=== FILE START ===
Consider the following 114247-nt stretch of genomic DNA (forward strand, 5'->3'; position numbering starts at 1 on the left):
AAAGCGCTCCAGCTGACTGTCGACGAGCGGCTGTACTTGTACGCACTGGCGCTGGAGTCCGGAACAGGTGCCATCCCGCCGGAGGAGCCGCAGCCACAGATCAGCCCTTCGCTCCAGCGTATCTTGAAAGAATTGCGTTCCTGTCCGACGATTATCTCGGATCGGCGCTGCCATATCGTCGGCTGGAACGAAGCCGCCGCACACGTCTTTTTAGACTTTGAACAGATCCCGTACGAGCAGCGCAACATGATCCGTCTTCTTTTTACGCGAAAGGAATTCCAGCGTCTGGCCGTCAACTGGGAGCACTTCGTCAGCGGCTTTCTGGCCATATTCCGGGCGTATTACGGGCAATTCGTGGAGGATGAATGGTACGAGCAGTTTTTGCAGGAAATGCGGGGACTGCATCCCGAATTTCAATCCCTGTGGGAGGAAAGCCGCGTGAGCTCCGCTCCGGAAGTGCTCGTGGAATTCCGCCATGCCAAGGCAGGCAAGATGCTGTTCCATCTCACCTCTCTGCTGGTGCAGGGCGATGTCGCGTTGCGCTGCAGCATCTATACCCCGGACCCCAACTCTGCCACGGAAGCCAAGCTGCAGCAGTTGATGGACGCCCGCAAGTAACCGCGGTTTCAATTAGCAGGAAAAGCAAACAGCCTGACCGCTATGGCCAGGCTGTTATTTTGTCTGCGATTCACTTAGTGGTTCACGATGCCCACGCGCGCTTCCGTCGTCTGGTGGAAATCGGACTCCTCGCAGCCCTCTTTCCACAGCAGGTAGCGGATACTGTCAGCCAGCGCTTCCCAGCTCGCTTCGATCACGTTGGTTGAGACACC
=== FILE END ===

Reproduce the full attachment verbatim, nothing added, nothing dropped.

Consider the following 114247-nt stretch of genomic DNA (forward strand, 5'->3'; position numbering starts at 1 on the left):
AAAGCGCTCCAGCTGACTGTCGACGAGCGGCTGTACTTGTACGCACTGGCGCTGGAGTCCGGAACAGGTGCCATCCCGCCGGAGGAGCCGCAGCCACAGATCAGCCCTTCGCTCCAGCGTATCTTGAAAGAATTGCGTTCCTGTCCGACGATTATCTCGGATCGGCGCTGCCATATCGTCGGCTGGAACGAAGCCGCCGCACACGTCTTTTTAGACTTTGAACAGATCCCGTACGAGCAGCGCAACATGATCCGTCTTCTTTTTACGCGAAAGGAATTCCAGCGTCTGGCCGTCAACTGGGAGCACTTCGTCAGCGGCTTTCTGGCCATATTCCGGGCGTATTACGGGCAATTCGTGGAGGATGAATGGTACGAGCAGTTTTTGCAGGAAATGCGGGGACTGCATCCCGAATTTCAATCCCTGTGGGAGGAAAGCCGCGTGAGCTCCGCTCCGGAAGTGCTCGTGGAATTCCGCCATGCCAAGGCAGGCAAGATGCTGTTCCATCTCACCTCTCTGCTGGTGCAGGGCGATGTCGCGTTGCGCTGCAGCATCTATACCCCGGACCCCAACTCTGCCACGGAAGCCAAGCTGCAGCAGTTGATGGACGCCCGCAAGTAACCGCGGTTTCAATTAGCAGGAAAAGCAAACAGCCTGACCGCTATGGCCAGGCTGTTATTTTGTCTGCGATTCACTTAGTGGTTCACGATGCCCACGCGCGCTTCCGTCGTCTGGTGGAAATCGGACTCCTCGCAGCCCTCTTTCCACAGCAGGTAGCGGATACTGTCAGCCAGCGCTTCCCAGCTCGCTTCGATCACGTTGGTTGAGACACC